A pickup truck crammed with suspected illegal immigrants collided with an SUV near the Mexican border, killing three people and injuring 14 others.

Police said there were at least 20 people in the truck when it crashed before dawn Thursday on U.S. Highway 83, the main east-west artery along the border in the Rio Grande Valley.

"There were bodies all over the place," said Penitas interim Police Chief David Harris.
Immigration and Customs Enforcement spokeswoman Nina Pruneda said three illegal immigrants were in custody.

Pruneda said 14 others were being treated for a variety of head and back injuries in five area hospitals; one was believed to be paralyzed.

The majority of those found are believed to be Mexican nationals. Pruneda said all were men except for one woman and a 15-year-old boy, who had extensive internal injuries.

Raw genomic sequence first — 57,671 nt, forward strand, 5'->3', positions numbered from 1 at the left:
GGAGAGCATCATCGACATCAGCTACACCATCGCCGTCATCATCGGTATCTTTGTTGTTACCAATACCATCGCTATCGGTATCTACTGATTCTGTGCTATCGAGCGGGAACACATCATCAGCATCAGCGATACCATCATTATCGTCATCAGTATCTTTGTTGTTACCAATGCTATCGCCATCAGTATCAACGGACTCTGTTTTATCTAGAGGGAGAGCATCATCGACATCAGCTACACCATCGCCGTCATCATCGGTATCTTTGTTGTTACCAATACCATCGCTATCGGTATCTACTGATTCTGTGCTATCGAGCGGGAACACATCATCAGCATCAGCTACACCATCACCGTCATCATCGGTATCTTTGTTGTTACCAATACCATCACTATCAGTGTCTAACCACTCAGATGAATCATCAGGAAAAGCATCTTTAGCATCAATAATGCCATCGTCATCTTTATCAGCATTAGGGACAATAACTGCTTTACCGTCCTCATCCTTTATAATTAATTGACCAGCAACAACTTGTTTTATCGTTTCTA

Investigators were trying to determine if the driver was among those injured or if he escaped, Pruneda said.

Information was not immediately available on the condition of the other driver. Department of Public Safety troopers were investigating the cause of the accident.
Some of the survivors told police they had been hurried into the back of the truck and had not gone far before the accident. "I think they had paid a fee" to be smuggled across the border, Harris said.

Blood stained the grass at the scene, which happened to be in front of L&I Funeral Home. The gold pickup came to rest against a telephone pole, just feet from the funeral home's display headstones.

The area is a major immigrant-smuggling corridor. Lately there had been an influx of immigrants from Honduras, El Salvador and Guatemala, but most of those involved in Thursday's crash are believed to be Mexican, La Joya police spokesman Joe Cantu said.

The smugglers have little regard for the safety of their passengers. Accidents where immigrants are tossed from the open beds of pickups are not unusual, Cantu said.

Looking at the smashed pickup with an extended bed, Cantu estimated there could have been as many as 30 in it. "They get in — it's like sardines," he said.

The smugglers often escape when the groups are nabbed, Cantu said, adding, "These guys run like gazelles."